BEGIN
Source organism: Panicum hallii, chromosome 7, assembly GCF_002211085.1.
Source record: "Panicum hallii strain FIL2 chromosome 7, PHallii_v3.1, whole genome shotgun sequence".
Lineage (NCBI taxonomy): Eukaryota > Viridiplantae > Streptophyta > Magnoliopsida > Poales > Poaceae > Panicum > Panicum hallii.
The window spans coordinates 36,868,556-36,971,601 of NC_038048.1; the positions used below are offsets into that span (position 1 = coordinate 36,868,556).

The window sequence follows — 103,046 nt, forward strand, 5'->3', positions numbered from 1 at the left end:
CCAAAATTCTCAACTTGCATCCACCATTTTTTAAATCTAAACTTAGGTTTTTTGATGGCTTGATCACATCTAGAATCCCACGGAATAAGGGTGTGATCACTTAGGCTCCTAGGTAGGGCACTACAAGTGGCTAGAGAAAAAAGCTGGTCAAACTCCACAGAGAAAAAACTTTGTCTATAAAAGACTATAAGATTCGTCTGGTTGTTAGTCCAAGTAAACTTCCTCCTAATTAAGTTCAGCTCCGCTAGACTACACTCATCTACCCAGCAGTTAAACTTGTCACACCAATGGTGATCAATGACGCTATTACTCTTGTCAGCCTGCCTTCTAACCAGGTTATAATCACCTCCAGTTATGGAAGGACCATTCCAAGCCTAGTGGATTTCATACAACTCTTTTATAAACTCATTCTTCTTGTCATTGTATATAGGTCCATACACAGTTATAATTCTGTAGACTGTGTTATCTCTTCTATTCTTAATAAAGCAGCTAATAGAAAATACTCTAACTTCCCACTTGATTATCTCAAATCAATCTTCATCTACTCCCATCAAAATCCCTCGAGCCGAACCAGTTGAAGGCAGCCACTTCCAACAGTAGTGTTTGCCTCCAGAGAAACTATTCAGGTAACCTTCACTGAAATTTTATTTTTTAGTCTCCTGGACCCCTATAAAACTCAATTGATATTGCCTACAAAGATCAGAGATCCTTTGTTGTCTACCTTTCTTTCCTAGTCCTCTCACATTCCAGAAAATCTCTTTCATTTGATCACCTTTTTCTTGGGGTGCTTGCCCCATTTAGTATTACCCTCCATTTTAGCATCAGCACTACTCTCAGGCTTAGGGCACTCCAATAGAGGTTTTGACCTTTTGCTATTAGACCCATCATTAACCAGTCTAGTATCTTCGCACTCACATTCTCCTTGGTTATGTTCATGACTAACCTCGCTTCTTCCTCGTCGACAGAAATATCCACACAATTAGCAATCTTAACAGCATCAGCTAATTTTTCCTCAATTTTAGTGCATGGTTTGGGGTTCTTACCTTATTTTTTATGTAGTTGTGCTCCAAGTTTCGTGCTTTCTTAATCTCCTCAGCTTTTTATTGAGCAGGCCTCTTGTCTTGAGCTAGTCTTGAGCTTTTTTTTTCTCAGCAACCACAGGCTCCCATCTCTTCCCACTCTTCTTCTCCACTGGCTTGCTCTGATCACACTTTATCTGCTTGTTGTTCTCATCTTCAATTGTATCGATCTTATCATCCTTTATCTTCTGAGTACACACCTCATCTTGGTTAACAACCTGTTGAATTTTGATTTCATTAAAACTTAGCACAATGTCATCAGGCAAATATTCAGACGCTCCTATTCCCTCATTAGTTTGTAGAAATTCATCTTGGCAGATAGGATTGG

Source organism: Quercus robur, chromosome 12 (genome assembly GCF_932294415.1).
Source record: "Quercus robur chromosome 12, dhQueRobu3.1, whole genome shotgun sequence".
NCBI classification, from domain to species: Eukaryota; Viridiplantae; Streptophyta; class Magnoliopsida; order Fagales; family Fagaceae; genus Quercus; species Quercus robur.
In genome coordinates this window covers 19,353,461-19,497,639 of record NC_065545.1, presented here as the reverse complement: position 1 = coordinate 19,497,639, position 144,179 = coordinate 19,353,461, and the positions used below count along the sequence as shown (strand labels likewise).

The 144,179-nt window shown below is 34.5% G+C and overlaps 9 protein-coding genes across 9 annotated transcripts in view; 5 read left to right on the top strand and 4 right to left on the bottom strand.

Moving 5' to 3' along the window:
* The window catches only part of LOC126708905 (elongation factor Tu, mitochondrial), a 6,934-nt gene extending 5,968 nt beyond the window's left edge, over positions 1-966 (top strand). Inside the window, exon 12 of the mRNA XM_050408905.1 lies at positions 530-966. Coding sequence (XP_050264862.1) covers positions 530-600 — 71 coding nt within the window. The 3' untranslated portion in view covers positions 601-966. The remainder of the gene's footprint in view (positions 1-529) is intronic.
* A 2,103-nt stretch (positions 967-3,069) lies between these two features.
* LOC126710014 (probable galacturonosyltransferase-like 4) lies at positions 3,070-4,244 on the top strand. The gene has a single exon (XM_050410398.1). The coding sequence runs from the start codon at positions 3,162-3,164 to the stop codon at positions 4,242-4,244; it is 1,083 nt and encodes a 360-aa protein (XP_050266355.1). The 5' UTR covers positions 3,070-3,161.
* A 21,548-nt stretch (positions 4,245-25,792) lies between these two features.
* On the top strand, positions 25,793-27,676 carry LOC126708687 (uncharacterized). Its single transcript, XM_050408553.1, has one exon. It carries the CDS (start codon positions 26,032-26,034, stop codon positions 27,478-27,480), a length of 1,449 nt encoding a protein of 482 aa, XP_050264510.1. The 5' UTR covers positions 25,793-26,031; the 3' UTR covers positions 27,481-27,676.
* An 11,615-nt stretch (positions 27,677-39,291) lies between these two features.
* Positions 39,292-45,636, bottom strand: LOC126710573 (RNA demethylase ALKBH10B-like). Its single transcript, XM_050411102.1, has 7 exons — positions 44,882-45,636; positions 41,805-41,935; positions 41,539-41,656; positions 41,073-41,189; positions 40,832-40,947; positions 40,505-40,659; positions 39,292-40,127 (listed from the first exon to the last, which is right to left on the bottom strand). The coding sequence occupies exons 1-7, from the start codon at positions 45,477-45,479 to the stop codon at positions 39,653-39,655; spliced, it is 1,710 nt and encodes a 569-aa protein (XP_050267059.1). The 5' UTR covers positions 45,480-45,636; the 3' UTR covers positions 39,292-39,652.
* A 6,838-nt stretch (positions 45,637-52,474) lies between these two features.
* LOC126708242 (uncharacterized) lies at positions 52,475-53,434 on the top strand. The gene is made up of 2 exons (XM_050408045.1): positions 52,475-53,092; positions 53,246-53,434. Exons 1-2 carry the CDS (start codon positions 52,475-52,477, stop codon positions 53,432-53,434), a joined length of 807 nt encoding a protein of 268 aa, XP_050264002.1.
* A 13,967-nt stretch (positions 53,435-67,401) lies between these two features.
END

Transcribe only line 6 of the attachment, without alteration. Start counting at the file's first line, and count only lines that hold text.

CCAAAATTCTCAACTTGCATCCACCATTTTTTAAATCTAAACTTAGGTTTTTTGATGGCTTGATCACATCTAGAATCCCACGGAATAAGGGTGTGATCACTTAGGCTCCTAGGTAGGGCACTACAAGTGGCTAGAGAAAAAAGCTGGTCAAACTCCACAGAGAAAAAACTTTGTCTATAAAAGACTATAAGATTCGTCTGGTTGTTAGTCCAAGTAAACTTCCTCCTAATTAAGTTCAGCTCCGCTAGACTACACTCATCTACCCAGCAGTTAAACTTGTCACACCAATGGTGATCAATGACGCTATTACTCTTGTCAGCCTGCCTTCTAACCAGGTTATAATCACCTCCAGTTATGGAAGGACCATTCCAAGCCTAGTGGATTTCATACAACTCTTTTATAAACTCATTCTTCTTGTCATTGTATATAGGTCCATACACAGTTATAATTCTGTAGACTGTGTTATCTCTTCTATTCTTAATAAAGCAGCTAATAGAAAATACTCTAACTTCCCACTTGATTATCTCAAATCAATCTTCATCTACTCCCATCAAAATCCCTCGAGCCGAACCAGTTGAAGGCAGCCACTTCCAACAGTAGTGTTTGCCTCCAGAGAAACTATTCAGGTAACCTTCACTGAAATTTTATTTTTTAGTCTCCTGGACCCCTATAAAACTCAATTGATATTGCCTACAAAGATCAGAGATCCTTTGTTGTCTACCTTTCTTTCCTAGTCCTCTCACATTCCAGAAAATCTCTTTCATTTGATCACCTTTTTCTTGGGGTGCTTGCCCCATTTAGTATTACCCTCCATTTTAGCATCAGCACTACTCTCAGGCTTAGGGCACTCCAATAGAGGTTTTGACCTTTTGCTATTAGACCCATCATTAACCAGTCTAGTATCTTCGCACTCACATTCTCCTTGGTTATGTTCATGACTAACCTCGCTTCTTCCTCGTCGACAGAAATATCCACACAATTAGCAATCTTAACAGCATCAGCTAATTTTTCCTCAATTTTAGTGCATGGTTTGGGGTTCTTACCTTATTTTTTATGTAGTTGTGCTCCAAGTTTCGTGCTTTCTTAATCTCCTCAGCTTTTTATTGAGCAGGCCTCTTGTCTTGAGCTAGTCTTGAGCTTTTTTTTTCTCAGCAACCACAGGCTCCCATCTCTTCCCACTCTTCTTCTCCACTGGCTTGCTCTGATCACACTTTATCTGCTTGTTGTTCTCATCTTCAATTGTATCGATCTTATCATCCTTTATCTTCTGAGTACACACCTCATCTTGGTTAACAACCTGTTGAATTTTGATTTCATTAAAACTTAGCACAATGTCATCAGGCAAATATTCAGACGCTCCTATTCCCTCATTAGTTTGTAGAAATTCATCTTGGCAGATAGGATTGG